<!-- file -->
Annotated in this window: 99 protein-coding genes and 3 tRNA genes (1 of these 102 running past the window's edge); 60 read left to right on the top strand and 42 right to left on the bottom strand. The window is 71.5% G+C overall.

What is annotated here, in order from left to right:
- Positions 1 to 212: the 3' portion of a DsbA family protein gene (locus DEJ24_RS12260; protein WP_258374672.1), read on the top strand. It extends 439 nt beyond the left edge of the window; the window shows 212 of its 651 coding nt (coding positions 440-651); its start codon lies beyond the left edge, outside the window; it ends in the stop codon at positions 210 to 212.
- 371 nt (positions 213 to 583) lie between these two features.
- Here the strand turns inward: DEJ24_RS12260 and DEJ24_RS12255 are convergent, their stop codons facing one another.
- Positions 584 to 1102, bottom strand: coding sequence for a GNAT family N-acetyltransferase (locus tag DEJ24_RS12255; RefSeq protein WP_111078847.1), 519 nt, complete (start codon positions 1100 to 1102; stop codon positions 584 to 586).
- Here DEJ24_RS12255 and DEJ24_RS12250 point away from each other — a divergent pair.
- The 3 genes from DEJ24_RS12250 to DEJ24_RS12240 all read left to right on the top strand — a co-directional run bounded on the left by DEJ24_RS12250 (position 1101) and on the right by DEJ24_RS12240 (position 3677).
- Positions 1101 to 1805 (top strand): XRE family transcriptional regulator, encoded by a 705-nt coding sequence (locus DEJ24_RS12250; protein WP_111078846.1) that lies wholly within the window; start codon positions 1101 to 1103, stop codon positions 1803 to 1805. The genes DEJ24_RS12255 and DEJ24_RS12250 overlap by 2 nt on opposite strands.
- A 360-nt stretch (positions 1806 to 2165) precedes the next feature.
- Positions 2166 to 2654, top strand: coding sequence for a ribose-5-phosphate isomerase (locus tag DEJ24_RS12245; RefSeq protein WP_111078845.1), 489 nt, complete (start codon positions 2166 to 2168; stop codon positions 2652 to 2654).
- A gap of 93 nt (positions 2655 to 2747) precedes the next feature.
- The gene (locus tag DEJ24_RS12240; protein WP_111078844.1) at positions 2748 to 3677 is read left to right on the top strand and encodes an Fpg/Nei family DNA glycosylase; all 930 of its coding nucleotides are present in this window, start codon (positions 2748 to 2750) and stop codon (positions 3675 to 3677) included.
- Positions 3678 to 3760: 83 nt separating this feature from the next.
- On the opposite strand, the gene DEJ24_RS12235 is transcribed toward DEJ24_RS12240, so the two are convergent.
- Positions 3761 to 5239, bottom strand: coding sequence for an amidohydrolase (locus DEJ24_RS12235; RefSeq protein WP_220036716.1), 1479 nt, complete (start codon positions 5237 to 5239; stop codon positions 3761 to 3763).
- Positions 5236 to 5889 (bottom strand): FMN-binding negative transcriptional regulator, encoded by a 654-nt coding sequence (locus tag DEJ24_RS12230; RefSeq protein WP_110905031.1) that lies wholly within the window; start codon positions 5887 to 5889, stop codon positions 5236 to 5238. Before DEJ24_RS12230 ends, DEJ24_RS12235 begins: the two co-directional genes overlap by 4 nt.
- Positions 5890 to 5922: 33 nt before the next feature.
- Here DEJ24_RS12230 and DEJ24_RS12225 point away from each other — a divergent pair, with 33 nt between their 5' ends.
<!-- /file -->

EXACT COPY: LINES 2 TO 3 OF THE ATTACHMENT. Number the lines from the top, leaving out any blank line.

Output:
What is annotated here, in order from left to right:
- Positions 1 to 212: the 3' portion of a DsbA family protein gene (locus DEJ24_RS12260; protein WP_258374672.1), read on the top strand. It extends 439 nt beyond the left edge of the window; the window shows 212 of its 651 coding nt (coding positions 440-651); its start codon lies beyond the left edge, outside the window; it ends in the stop codon at positions 210 to 212.